Suburban housing quickly surrounded the site in the late twenties, curtailed expansion and increased the risk of flying out of the Stage Lane site. With order books booming for several types of aircraft, the company purchased the flying club at Hatfield Harpsfield, and moved most departments to there in 1934 and 1935. Bill moved to Hatfield with the company.
As is known the company developed the wooden fighter DH98 Mosquito. Bill applied for admission to the RAF but was turned down because of the critical nature of his work as Superintendent of Stores – all components and materials passed through his hands.
Early in the war Bill was admitted to hospital in Edgware with a ruptured appendix; one of his carers was Nurse Clarice Usher. Clarice and Bill married in 1942!
Back to 3rd October 1940 when a bomb raid killed a number of employees and destroyed the entire components for the first fifty Mosquitos. Bill was injured as he was sent flying by blast from a bomb on that day. He sustained lung damage.
Until they married Bill remained at Stanmore, though sometimes he used a room at the Stone House Hotel in Hatfield, opposite the works. Then they moved to a bungalow in Radlett. When DHs laid off a large number of employees after the war Bill and Clarice moved to Hatfield Road, taking on the sweet shop formerly run by the Blakeleys.
Although he never learned to fly Bill and Clarice joined Elstree Flying Club as social members.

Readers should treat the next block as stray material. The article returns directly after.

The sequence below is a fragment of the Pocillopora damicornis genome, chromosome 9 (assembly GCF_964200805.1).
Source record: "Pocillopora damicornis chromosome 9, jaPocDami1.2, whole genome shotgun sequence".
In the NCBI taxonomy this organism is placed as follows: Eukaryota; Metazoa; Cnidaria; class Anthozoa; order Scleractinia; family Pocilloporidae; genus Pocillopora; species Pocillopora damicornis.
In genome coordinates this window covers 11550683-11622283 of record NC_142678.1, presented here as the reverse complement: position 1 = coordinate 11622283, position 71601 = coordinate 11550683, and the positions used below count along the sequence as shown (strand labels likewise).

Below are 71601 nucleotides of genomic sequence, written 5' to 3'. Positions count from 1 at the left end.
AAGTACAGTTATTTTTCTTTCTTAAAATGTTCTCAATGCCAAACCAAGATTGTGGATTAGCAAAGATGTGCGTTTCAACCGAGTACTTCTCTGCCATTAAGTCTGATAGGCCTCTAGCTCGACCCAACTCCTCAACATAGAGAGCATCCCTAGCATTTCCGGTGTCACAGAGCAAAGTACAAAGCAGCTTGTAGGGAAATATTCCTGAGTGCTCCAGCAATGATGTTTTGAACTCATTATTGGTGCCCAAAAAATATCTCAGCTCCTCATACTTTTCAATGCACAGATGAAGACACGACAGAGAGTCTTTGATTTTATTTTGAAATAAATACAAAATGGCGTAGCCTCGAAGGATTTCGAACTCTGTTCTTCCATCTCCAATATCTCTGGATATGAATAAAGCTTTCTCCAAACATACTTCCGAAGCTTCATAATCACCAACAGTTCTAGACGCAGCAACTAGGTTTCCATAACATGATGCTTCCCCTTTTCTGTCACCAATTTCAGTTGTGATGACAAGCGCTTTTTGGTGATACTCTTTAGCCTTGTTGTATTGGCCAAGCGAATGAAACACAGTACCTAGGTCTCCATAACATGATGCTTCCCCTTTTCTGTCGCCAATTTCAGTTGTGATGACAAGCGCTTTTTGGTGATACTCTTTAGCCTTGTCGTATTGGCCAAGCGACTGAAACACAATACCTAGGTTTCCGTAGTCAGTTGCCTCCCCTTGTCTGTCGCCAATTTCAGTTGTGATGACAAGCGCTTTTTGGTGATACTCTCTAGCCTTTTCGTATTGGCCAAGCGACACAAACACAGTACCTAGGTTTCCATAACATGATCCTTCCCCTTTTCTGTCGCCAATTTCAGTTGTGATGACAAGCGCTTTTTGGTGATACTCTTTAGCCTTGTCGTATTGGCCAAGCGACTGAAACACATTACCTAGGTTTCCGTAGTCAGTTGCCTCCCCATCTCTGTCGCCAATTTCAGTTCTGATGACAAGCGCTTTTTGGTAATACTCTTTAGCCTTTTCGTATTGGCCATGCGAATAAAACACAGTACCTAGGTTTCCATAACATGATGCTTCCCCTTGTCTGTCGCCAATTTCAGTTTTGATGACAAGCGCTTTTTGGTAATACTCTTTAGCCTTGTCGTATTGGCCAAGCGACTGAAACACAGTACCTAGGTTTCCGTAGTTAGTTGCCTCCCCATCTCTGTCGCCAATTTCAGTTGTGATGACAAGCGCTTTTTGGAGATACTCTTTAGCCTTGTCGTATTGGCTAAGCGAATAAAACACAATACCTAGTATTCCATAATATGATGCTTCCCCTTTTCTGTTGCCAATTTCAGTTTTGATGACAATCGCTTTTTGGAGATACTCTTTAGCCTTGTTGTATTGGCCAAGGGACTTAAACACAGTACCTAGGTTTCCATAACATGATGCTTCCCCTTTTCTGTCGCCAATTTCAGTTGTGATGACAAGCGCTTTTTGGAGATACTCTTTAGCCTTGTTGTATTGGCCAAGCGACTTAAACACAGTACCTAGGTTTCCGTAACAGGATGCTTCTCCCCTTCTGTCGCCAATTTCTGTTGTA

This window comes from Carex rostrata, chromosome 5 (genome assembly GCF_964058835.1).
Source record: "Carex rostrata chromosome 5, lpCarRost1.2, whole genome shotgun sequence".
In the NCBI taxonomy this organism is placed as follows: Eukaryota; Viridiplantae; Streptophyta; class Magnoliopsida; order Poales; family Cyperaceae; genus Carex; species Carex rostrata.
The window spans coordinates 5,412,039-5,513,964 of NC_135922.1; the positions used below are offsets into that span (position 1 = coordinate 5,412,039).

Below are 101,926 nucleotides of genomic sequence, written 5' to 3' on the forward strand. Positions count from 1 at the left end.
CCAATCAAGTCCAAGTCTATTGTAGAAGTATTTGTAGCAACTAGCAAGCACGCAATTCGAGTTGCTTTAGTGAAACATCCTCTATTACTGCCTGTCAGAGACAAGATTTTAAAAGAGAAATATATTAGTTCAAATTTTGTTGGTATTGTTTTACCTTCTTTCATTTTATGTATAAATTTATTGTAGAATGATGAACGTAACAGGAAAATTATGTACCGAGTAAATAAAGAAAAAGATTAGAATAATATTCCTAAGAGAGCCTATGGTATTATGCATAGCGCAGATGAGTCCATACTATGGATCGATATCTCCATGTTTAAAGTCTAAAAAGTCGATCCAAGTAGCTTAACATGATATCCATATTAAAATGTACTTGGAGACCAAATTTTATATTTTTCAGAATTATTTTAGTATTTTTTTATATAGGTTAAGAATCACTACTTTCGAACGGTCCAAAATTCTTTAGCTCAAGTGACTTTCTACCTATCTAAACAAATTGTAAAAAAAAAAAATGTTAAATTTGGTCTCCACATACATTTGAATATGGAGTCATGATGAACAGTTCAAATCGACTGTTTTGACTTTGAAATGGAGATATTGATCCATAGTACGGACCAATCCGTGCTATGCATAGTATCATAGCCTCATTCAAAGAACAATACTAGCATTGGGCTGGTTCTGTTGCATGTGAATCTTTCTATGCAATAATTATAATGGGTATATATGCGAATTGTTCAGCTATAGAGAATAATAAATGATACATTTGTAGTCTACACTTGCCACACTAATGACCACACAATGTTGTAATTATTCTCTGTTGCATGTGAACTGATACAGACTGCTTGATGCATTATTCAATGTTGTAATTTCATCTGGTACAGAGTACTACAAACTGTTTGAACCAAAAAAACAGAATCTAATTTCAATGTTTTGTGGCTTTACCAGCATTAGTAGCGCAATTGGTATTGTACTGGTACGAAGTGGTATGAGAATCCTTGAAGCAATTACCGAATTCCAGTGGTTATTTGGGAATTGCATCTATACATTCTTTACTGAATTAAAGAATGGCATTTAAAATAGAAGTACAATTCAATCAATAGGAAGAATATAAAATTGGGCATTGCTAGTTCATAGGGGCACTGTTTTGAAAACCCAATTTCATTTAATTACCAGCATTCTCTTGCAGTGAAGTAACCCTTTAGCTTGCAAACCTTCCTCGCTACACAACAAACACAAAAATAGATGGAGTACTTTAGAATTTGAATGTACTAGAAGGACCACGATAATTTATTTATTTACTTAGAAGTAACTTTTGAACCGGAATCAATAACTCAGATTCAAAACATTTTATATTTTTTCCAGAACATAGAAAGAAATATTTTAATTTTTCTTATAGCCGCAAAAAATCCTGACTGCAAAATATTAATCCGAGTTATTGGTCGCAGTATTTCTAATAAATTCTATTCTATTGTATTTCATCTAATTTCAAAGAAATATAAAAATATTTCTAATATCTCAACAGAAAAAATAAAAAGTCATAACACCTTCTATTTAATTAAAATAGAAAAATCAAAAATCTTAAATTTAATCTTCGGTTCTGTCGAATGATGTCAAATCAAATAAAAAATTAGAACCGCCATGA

Bill Grace (in striped suit on the left) at a de Havilland production meeting.
The following was taken from his obituary which appeared in the Herts Advertiser:
Mr George Goodchild had been Clerk and Steward of Hill End Mental Hospital since its inception. Mr Goodchild, with his wife and family lived in a lodge on the estate. He was only 56 years old when he died, but was "esteemed throughout the country as a man whose knowledge of matters relating to mental hospital administrative work was of an authoritative order."
He received an MBE for services in connection with mental hospital administration.
Mr Goodchild's association with Hill End before the building existed, his appointment being made as the foundations were being laid. Consequently he had to find accommodation locally until the house in the grounds was ready.
He was a keen cricketer and footballer, and he had organised most of the hospital entertainments for patients and staff. "The whole of his energies were directed towards the welfare of the Hospital."
A native of Chelsea, Mr Goodchild first entered on what was to become his life's work at the Surrey County Mental Hospital at Brookwood for four years before his appointment at Hill End. He married two years later.
The family grave is at Brookwood.
© 2019 St Albans' Own East End Mike Neighbour